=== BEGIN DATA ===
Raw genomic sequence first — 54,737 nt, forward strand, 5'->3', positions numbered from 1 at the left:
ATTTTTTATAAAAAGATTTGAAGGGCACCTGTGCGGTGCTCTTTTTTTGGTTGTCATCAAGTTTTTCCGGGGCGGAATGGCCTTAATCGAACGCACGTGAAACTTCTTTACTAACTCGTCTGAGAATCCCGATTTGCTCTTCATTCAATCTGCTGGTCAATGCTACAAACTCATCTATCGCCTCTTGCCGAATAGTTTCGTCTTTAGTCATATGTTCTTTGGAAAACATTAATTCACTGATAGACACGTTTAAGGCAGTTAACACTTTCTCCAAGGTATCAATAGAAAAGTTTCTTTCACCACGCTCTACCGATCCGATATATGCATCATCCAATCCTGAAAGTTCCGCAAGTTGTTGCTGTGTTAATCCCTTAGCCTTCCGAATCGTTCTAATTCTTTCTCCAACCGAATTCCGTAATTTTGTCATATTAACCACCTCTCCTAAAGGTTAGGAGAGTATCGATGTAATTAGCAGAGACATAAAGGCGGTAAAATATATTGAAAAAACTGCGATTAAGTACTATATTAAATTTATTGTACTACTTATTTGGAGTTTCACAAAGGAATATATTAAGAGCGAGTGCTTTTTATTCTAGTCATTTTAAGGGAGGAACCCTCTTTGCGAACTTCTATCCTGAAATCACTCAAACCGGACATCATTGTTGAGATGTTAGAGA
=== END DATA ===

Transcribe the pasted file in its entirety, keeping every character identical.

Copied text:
Raw genomic sequence first — 54,737 nt, forward strand, 5'->3', positions numbered from 1 at the left:
ATTTTTTATAAAAAGATTTGAAGGGCACCTGTGCGGTGCTCTTTTTTTGGTTGTCATCAAGTTTTTCCGGGGCGGAATGGCCTTAATCGAACGCACGTGAAACTTCTTTACTAACTCGTCTGAGAATCCCGATTTGCTCTTCATTCAATCTGCTGGTCAATGCTACAAACTCATCTATCGCCTCTTGCCGAATAGTTTCGTCTTTAGTCATATGTTCTTTGGAAAACATTAATTCACTGATAGACACGTTTAAGGCAGTTAACACTTTCTCCAAGGTATCAATAGAAAAGTTTCTTTCACCACGCTCTACCGATCCGATATATGCATCATCCAATCCTGAAAGTTCCGCAAGTTGTTGCTGTGTTAATCCCTTAGCCTTCCGAATCGTTCTAATTCTTTCTCCAACCGAATTCCGTAATTTTGTCATATTAACCACCTCTCCTAAAGGTTAGGAGAGTATCGATGTAATTAGCAGAGACATAAAGGCGGTAAAATATATTGAAAAAACTGCGATTAAGTACTATATTAAATTTATTGTACTACTTATTTGGAGTTTCACAAAGGAATATATTAAGAGCGAGTGCTTTTTATTCTAGTCATTTTAAGGGAGGAACCCTCTTTGCGAACTTCTATCCTGAAATCACTCAAACCGGACATCATTGTTGAGATGTTAGAGA